With more than 30 years’ experience working with people on the autism spectrum, Dr Webster has seen first-hand the evolution in special education and is a champion of inclusive education.
Before moving into academia in 2011, she worked as a classroom teacher – including in special education – for many years. Originally from the United States, she began working with people with disabilities while studying for an undergraduate degree, when she ran a group home for adults with significant disabilities, including autism, who’d been taken out of institutions and put in homes.
“I lived with them full time and was responsible for teaching them home and community skills,” Dr Webster says. “These were women who, except in large groups, hadn’t had the opportunity to go out in their community except in large groups for 10 or 20 years. What was amazing though, was to watch how much they learned and achieved once they had the chance.”
Over the years, Dr Webster has worked with students with a range of needs as a teacher in high school, primary, and pre-school settings, and has served as an advisory teacher for early intervention, school leader and behaviour analyst in school and home settings. Moving to Alice Springs in 1998, she became a key leader in the region for programs and supports for students on the autism spectrum and led many professional development programs for staff and parents during the 13 years she lived there.
Almost two-thirds of people with autism have profound or severe disability
Almost three-quarters of those with autism needed help with cognitive and emotional tasks
Dr Webster now lectures in Autism and Inclusive Education at UOW and leads the University’s involvement with the Cooperative Research Centre for Living with Autism, an Australia-wide network of researchers working with governments, industry and the autism community to improve the lives of people on the autism spectrum and their families. She is co-author of the books Empowering Parents of Children with Autism Spectrum Disorder and Life on the Autism Spectrum.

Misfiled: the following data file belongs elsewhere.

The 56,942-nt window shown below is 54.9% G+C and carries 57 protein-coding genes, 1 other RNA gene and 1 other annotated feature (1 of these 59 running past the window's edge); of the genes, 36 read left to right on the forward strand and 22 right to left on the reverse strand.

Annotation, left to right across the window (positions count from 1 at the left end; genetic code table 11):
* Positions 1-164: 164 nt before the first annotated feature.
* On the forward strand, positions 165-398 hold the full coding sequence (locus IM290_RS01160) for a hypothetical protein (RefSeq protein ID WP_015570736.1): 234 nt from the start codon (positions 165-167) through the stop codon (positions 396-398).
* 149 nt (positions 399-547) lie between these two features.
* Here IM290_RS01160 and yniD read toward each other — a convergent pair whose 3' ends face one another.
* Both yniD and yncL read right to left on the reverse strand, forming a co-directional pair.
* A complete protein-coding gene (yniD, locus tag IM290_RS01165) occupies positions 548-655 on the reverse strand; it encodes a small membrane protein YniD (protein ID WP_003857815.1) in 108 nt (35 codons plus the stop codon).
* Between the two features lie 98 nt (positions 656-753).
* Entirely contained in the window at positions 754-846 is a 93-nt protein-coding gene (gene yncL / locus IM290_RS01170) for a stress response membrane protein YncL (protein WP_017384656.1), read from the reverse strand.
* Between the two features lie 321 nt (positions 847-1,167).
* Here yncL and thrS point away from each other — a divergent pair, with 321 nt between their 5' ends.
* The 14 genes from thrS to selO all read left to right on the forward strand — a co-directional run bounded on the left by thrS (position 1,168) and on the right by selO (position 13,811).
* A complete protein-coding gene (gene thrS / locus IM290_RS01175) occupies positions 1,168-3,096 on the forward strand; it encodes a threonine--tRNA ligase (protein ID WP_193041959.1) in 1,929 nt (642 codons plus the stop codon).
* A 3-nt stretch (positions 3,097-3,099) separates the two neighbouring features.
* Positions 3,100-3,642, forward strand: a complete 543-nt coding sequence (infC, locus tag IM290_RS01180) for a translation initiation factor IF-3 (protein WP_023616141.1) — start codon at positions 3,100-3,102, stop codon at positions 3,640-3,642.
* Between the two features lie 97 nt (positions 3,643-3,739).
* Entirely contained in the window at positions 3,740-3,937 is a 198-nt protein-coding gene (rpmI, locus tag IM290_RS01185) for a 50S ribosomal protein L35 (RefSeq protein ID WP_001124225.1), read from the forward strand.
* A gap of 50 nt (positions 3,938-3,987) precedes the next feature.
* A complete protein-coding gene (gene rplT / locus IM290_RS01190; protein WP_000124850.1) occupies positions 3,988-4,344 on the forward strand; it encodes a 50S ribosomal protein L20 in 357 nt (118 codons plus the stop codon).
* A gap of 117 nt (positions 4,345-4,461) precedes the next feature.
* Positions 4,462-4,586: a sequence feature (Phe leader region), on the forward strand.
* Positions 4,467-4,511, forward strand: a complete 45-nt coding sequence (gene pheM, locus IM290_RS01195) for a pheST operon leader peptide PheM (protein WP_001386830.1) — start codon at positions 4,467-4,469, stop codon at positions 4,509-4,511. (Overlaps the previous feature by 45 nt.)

Dr Webster’s experiences in small schools in the Northern Territory showed her how inclusive education can work in practise, and how effective it can be. She says the rest of the education system could learn a lot from those schools, which often have students with a big range of abilities, but don’t have the resources to offer pull-out classes.
“Some of those small country schools have kids across three year levels in one class, and that’s before you look at other areas of need. A lot of them do a really darn good job because they’re very focused on the students,” she says.
“We had incredibly diverse, very inclusive schools. We had students with disability, students who technically had no disability, but didn’t come to school until they were eight or nine years old, and students from other countries who didn’t speak a word of English.”
The key was to focus on the students and their needs rather than their label – whether a student has cerebral palsy or an intellectual disability, whether they’re Indigenous or from another country.
“We had to maximise our resources and be creative. We were running a speech and language group for kids with disabilities, so I said ‘perfect, let’s put our other students who need to learn English in there too and make it a language and vocabulary program’.
“One of the reasons I’m so passionate about inclusive practices is that when you create a strategy for a student on the autism spectrum, there’s often a big group of other students who benefit.”
Flexibility, creativity, persistence
Teaching students on the autism spectrum requires flexibility, creativity and the persistence to try alternative approaches when something doesn’t work.